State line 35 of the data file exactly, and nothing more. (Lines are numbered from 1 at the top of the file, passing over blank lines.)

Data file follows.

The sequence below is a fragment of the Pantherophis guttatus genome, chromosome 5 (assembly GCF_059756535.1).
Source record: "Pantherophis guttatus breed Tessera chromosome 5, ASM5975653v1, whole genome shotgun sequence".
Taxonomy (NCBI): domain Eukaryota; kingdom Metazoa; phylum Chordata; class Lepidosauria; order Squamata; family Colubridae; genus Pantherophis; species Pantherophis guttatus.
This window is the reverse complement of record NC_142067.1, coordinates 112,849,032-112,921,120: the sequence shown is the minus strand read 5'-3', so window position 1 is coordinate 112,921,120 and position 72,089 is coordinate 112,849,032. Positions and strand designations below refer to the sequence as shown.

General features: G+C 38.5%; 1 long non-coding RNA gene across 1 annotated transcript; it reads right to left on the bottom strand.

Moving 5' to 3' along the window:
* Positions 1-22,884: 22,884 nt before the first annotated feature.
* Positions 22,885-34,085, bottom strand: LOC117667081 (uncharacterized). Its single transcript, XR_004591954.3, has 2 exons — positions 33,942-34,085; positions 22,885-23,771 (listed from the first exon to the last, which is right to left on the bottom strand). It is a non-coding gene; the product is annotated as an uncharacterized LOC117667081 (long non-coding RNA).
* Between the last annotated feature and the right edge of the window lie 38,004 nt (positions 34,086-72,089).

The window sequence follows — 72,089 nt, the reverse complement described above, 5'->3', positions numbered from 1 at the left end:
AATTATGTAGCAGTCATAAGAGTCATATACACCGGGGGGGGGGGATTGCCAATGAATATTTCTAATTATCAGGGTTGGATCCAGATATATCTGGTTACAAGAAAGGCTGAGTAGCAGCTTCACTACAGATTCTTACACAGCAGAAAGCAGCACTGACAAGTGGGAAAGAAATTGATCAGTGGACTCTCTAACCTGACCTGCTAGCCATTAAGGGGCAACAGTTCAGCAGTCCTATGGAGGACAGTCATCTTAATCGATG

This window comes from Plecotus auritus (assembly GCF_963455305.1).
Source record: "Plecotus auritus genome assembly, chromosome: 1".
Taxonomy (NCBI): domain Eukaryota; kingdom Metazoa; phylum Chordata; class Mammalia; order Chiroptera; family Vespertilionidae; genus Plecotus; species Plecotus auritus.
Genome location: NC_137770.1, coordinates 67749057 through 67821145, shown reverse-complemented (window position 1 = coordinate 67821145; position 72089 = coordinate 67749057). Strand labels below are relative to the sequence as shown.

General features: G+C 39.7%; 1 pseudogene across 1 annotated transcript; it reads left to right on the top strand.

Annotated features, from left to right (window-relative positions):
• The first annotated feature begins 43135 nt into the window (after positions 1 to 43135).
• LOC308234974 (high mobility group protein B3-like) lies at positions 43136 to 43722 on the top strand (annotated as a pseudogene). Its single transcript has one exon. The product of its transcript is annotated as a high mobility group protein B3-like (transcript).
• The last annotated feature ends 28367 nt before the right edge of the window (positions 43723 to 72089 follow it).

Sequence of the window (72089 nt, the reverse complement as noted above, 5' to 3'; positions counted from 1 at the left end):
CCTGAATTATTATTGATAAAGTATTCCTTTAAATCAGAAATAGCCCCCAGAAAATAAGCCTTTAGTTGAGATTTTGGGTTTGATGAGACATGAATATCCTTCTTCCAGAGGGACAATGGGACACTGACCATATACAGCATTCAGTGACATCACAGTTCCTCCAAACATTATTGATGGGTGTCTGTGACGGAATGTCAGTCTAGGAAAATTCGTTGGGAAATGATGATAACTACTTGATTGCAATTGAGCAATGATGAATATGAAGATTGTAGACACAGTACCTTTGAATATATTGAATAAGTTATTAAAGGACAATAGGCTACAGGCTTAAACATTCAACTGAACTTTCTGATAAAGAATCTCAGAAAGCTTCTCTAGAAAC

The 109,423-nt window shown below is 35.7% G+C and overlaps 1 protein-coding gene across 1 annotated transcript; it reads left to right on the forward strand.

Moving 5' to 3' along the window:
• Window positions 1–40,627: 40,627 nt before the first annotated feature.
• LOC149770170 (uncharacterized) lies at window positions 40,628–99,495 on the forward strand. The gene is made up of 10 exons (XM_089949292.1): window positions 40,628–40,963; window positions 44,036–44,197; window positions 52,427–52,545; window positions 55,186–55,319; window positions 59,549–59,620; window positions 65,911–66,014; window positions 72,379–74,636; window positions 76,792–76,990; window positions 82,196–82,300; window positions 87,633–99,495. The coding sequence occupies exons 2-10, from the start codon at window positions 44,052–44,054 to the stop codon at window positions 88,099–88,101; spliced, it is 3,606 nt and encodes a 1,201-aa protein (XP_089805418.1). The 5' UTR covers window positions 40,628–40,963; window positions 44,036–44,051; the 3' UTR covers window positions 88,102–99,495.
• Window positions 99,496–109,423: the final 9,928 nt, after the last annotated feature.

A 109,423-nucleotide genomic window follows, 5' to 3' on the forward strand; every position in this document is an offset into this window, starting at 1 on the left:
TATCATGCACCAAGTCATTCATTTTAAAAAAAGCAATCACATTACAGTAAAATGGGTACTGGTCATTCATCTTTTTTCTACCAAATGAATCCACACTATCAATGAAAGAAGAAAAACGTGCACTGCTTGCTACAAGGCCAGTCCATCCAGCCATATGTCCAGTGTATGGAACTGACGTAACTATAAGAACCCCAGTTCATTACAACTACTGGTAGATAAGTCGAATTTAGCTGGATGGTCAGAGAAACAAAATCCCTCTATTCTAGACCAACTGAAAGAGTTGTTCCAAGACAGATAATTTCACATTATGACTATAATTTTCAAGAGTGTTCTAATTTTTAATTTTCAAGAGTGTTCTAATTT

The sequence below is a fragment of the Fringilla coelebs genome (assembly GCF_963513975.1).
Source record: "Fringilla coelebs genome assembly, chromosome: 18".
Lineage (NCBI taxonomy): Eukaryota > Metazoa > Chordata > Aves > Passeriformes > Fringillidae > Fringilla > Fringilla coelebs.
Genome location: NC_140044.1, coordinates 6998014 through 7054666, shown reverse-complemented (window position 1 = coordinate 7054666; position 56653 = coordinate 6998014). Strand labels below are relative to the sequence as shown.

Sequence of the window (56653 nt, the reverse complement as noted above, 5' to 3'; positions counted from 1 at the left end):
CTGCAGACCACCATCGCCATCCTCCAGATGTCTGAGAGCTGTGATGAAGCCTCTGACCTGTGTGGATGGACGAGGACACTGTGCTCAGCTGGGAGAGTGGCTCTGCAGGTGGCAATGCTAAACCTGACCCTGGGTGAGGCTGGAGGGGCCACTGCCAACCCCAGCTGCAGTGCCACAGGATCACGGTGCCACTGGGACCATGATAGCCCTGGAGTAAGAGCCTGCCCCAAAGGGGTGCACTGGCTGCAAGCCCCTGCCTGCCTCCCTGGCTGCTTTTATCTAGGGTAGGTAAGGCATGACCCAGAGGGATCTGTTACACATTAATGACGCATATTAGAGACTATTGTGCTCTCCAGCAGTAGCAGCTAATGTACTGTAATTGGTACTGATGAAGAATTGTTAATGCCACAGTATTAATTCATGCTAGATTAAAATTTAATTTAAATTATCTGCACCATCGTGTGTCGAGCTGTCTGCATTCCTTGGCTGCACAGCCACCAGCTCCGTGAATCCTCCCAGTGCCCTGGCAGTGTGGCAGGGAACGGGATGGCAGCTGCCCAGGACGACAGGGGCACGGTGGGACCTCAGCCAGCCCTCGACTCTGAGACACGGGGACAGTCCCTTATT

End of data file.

CTGCAGACCACCATCGCCATCCTCCAGATGTCTGAGAGCTGTGATGAAGCCTCTGACCTGTGTGGATGGACGAGGACACTGTGCTCAGCTGGGAGAGTGGCTCTGCAGGTGGCAATGCTAAACCTGACCCTGGGTGAGGCTGGAGGGGCCACTGCCAACCCCAGCTGCAGTGCCACAGGATCACGGTGCCACTGGGACCATGATAGCCCTGGAGTAAGAGCCTGCCCCAAAGGGGTGCACTGGCTGCAAGCCCCTGCCTGCCTCCCTGGCTGCTTTTATCTAGGGTAGGTAAGGCATGACCCAGAGGGATCTGTTACACATTAATGACGCATATTAGAGACTATTGTGCTCTCCAGCAGTAGCAGCTAATGTACTGTAATTGGTACTGATGAAGAATTGTTAATGCCACAGTATTAATTCATGCTAGATTAAAATTTAATTTAAATTATCTGCACCATCGTGTGTCGAGCTGTCTGCATTCCTTGGCTGCACAGCCACCAGCTCCGTGAATCCTCCCAGTGCCCTGGCAGTGTGGCAGGGAACGGGATGGCAGCTGCCCAGGACGACAGGGGCACGGTGGGACCTCAGCCAGCCCTCGACTCTGAGACACGGGGACAGTCCCTTATT